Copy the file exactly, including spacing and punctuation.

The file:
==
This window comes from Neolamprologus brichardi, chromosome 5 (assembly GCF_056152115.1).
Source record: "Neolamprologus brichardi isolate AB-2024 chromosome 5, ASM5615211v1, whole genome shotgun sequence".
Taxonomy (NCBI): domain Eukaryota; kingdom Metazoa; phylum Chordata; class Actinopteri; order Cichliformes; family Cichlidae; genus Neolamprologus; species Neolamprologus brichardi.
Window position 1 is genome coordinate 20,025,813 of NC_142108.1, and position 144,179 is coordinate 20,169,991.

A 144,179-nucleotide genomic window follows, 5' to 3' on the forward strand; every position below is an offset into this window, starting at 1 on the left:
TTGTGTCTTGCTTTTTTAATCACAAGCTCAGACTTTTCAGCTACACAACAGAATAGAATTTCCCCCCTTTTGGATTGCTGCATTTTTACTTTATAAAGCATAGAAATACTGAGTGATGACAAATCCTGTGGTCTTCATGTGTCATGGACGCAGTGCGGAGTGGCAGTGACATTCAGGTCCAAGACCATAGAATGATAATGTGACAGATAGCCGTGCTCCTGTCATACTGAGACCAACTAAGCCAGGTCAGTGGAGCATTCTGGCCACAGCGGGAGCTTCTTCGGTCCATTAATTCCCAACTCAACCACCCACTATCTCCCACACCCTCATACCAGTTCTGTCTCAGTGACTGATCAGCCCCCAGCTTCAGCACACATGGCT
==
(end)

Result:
This window comes from Neolamprologus brichardi, chromosome 5 (assembly GCF_056152115.1).
Source record: "Neolamprologus brichardi isolate AB-2024 chromosome 5, ASM5615211v1, whole genome shotgun sequence".
Taxonomy (NCBI): domain Eukaryota; kingdom Metazoa; phylum Chordata; class Actinopteri; order Cichliformes; family Cichlidae; genus Neolamprologus; species Neolamprologus brichardi.
Window position 1 is genome coordinate 20,025,813 of NC_142108.1, and position 144,179 is coordinate 20,169,991.

A 144,179-nucleotide genomic window follows, 5' to 3' on the forward strand; every position below is an offset into this window, starting at 1 on the left:
TTGTGTCTTGCTTTTTTAATCACAAGCTCAGACTTTTCAGCTACACAACAGAATAGAATTTCCCCCCTTTTGGATTGCTGCATTTTTACTTTATAAAGCATAGAAATACTGAGTGATGACAAATCCTGTGGTCTTCATGTGTCATGGACGCAGTGCGGAGTGGCAGTGACATTCAGGTCCAAGACCATAGAATGATAATGTGACAGATAGCCGTGCTCCTGTCATACTGAGACCAACTAAGCCAGGTCAGTGGAGCATTCTGGCCACAGCGGGAGCTTCTTCGGTCCATTAATTCCCAACTCAACCACCCACTATCTCCCACACCCTCATACCAGTTCTGTCTCAGTGACTGATCAGCCCCCAGCTTCAGCACACATGGCT